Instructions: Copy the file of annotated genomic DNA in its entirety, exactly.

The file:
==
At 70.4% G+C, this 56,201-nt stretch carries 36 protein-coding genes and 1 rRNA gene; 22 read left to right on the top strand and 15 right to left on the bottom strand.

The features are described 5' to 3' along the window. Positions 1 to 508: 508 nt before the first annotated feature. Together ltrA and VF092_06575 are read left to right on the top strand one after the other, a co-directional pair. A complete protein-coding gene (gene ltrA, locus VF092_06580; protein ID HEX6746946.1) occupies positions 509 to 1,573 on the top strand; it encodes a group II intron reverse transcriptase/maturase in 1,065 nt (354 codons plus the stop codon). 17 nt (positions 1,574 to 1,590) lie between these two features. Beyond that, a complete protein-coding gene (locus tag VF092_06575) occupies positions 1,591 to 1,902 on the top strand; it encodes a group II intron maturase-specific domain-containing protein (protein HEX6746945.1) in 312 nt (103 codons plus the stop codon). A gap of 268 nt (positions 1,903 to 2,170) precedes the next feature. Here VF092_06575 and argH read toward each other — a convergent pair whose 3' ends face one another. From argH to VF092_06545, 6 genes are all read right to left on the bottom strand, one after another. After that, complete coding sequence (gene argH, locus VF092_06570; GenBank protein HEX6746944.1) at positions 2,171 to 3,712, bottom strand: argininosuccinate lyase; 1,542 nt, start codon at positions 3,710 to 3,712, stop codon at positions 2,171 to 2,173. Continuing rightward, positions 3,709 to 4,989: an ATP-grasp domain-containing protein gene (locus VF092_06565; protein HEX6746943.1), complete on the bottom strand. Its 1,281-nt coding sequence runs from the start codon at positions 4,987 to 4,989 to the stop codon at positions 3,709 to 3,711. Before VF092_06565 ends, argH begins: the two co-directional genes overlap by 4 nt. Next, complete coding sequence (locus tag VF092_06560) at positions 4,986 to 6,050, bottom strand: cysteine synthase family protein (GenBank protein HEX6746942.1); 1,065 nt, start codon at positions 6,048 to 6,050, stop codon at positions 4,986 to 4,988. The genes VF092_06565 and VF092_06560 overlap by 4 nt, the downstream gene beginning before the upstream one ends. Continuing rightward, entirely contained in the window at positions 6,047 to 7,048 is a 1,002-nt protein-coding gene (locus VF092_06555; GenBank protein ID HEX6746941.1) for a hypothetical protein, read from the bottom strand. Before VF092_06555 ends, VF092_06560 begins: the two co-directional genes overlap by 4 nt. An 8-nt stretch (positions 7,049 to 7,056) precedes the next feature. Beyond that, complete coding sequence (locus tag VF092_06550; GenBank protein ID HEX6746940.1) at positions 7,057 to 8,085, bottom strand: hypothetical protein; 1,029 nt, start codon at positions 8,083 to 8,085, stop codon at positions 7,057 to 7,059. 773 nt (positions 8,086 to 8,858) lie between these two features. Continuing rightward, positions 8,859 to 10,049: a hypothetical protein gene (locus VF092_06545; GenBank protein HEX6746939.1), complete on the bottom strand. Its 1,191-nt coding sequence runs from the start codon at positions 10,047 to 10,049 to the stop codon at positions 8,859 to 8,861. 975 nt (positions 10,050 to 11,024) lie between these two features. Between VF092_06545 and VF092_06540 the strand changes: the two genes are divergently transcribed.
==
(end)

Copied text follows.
At 70.4% G+C, this 56,201-nt stretch carries 36 protein-coding genes and 1 rRNA gene; 22 read left to right on the top strand and 15 right to left on the bottom strand.

The features are described 5' to 3' along the window. Positions 1 to 508: 508 nt before the first annotated feature. Together ltrA and VF092_06575 are read left to right on the top strand one after the other, a co-directional pair. A complete protein-coding gene (gene ltrA, locus VF092_06580; protein ID HEX6746946.1) occupies positions 509 to 1,573 on the top strand; it encodes a group II intron reverse transcriptase/maturase in 1,065 nt (354 codons plus the stop codon). 17 nt (positions 1,574 to 1,590) lie between these two features. Beyond that, a complete protein-coding gene (locus tag VF092_06575) occupies positions 1,591 to 1,902 on the top strand; it encodes a group II intron maturase-specific domain-containing protein (protein HEX6746945.1) in 312 nt (103 codons plus the stop codon). A gap of 268 nt (positions 1,903 to 2,170) precedes the next feature. Here VF092_06575 and argH read toward each other — a convergent pair whose 3' ends face one another. From argH to VF092_06545, 6 genes are all read right to left on the bottom strand, one after another. After that, complete coding sequence (gene argH, locus VF092_06570; GenBank protein HEX6746944.1) at positions 2,171 to 3,712, bottom strand: argininosuccinate lyase; 1,542 nt, start codon at positions 3,710 to 3,712, stop codon at positions 2,171 to 2,173. Continuing rightward, positions 3,709 to 4,989: an ATP-grasp domain-containing protein gene (locus VF092_06565; protein HEX6746943.1), complete on the bottom strand. Its 1,281-nt coding sequence runs from the start codon at positions 4,987 to 4,989 to the stop codon at positions 3,709 to 3,711. Before VF092_06565 ends, argH begins: the two co-directional genes overlap by 4 nt. Next, complete coding sequence (locus tag VF092_06560) at positions 4,986 to 6,050, bottom strand: cysteine synthase family protein (GenBank protein HEX6746942.1); 1,065 nt, start codon at positions 6,048 to 6,050, stop codon at positions 4,986 to 4,988. The genes VF092_06565 and VF092_06560 overlap by 4 nt, the downstream gene beginning before the upstream one ends. Continuing rightward, entirely contained in the window at positions 6,047 to 7,048 is a 1,002-nt protein-coding gene (locus VF092_06555; GenBank protein ID HEX6746941.1) for a hypothetical protein, read from the bottom strand. Before VF092_06555 ends, VF092_06560 begins: the two co-directional genes overlap by 4 nt. An 8-nt stretch (positions 7,049 to 7,056) precedes the next feature. Beyond that, complete coding sequence (locus tag VF092_06550; GenBank protein ID HEX6746940.1) at positions 7,057 to 8,085, bottom strand: hypothetical protein; 1,029 nt, start codon at positions 8,083 to 8,085, stop codon at positions 7,057 to 7,059. 773 nt (positions 8,086 to 8,858) lie between these two features. Continuing rightward, positions 8,859 to 10,049: a hypothetical protein gene (locus VF092_06545; GenBank protein HEX6746939.1), complete on the bottom strand. Its 1,191-nt coding sequence runs from the start codon at positions 10,047 to 10,049 to the stop codon at positions 8,859 to 8,861. 975 nt (positions 10,050 to 11,024) lie between these two features. Between VF092_06545 and VF092_06540 the strand changes: the two genes are divergently transcribed.